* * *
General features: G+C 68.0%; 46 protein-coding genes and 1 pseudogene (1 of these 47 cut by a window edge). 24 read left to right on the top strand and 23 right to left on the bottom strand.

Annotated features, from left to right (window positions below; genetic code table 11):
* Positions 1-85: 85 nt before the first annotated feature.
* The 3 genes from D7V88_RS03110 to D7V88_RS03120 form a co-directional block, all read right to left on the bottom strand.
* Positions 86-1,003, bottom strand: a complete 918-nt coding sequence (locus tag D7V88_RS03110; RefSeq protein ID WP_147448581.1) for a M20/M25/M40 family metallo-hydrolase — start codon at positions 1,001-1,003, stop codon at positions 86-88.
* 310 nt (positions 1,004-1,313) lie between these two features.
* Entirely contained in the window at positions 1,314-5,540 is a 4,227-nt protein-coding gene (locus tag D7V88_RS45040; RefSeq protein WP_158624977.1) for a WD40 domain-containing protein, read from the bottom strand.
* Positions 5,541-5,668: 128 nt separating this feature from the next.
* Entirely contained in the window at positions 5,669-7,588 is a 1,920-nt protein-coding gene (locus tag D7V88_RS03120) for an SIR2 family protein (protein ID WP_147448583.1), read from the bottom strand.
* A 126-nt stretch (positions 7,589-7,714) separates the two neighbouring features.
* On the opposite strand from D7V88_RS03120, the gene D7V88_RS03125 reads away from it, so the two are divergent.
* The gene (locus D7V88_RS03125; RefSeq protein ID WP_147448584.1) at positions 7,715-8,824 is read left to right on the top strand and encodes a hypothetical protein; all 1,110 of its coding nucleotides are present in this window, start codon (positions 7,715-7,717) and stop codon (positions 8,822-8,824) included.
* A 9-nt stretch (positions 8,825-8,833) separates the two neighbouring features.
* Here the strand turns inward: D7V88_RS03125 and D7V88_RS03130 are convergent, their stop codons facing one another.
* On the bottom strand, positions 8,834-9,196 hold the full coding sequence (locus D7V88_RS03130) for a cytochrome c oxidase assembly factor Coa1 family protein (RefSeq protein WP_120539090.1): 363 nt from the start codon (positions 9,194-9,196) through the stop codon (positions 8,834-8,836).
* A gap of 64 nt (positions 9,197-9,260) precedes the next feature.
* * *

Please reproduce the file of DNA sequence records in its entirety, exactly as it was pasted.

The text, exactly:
General features: G+C 68.0%; 46 protein-coding genes and 1 pseudogene (1 of these 47 cut by a window edge). 24 read left to right on the top strand and 23 right to left on the bottom strand.

Annotated features, from left to right (window positions below; genetic code table 11):
* Positions 1-85: 85 nt before the first annotated feature.
* The 3 genes from D7V88_RS03110 to D7V88_RS03120 form a co-directional block, all read right to left on the bottom strand.
* Positions 86-1,003, bottom strand: a complete 918-nt coding sequence (locus tag D7V88_RS03110; RefSeq protein ID WP_147448581.1) for a M20/M25/M40 family metallo-hydrolase — start codon at positions 1,001-1,003, stop codon at positions 86-88.
* 310 nt (positions 1,004-1,313) lie between these two features.
* Entirely contained in the window at positions 1,314-5,540 is a 4,227-nt protein-coding gene (locus tag D7V88_RS45040; RefSeq protein WP_158624977.1) for a WD40 domain-containing protein, read from the bottom strand.
* Positions 5,541-5,668: 128 nt separating this feature from the next.
* Entirely contained in the window at positions 5,669-7,588 is a 1,920-nt protein-coding gene (locus tag D7V88_RS03120) for an SIR2 family protein (protein ID WP_147448583.1), read from the bottom strand.
* A 126-nt stretch (positions 7,589-7,714) separates the two neighbouring features.
* On the opposite strand from D7V88_RS03120, the gene D7V88_RS03125 reads away from it, so the two are divergent.
* The gene (locus D7V88_RS03125; RefSeq protein ID WP_147448584.1) at positions 7,715-8,824 is read left to right on the top strand and encodes a hypothetical protein; all 1,110 of its coding nucleotides are present in this window, start codon (positions 7,715-7,717) and stop codon (positions 8,822-8,824) included.
* A 9-nt stretch (positions 8,825-8,833) separates the two neighbouring features.
* Here the strand turns inward: D7V88_RS03125 and D7V88_RS03130 are convergent, their stop codons facing one another.
* On the bottom strand, positions 8,834-9,196 hold the full coding sequence (locus D7V88_RS03130) for a cytochrome c oxidase assembly factor Coa1 family protein (RefSeq protein WP_120539090.1): 363 nt from the start codon (positions 9,194-9,196) through the stop codon (positions 8,834-8,836).
* A gap of 64 nt (positions 9,197-9,260) precedes the next feature.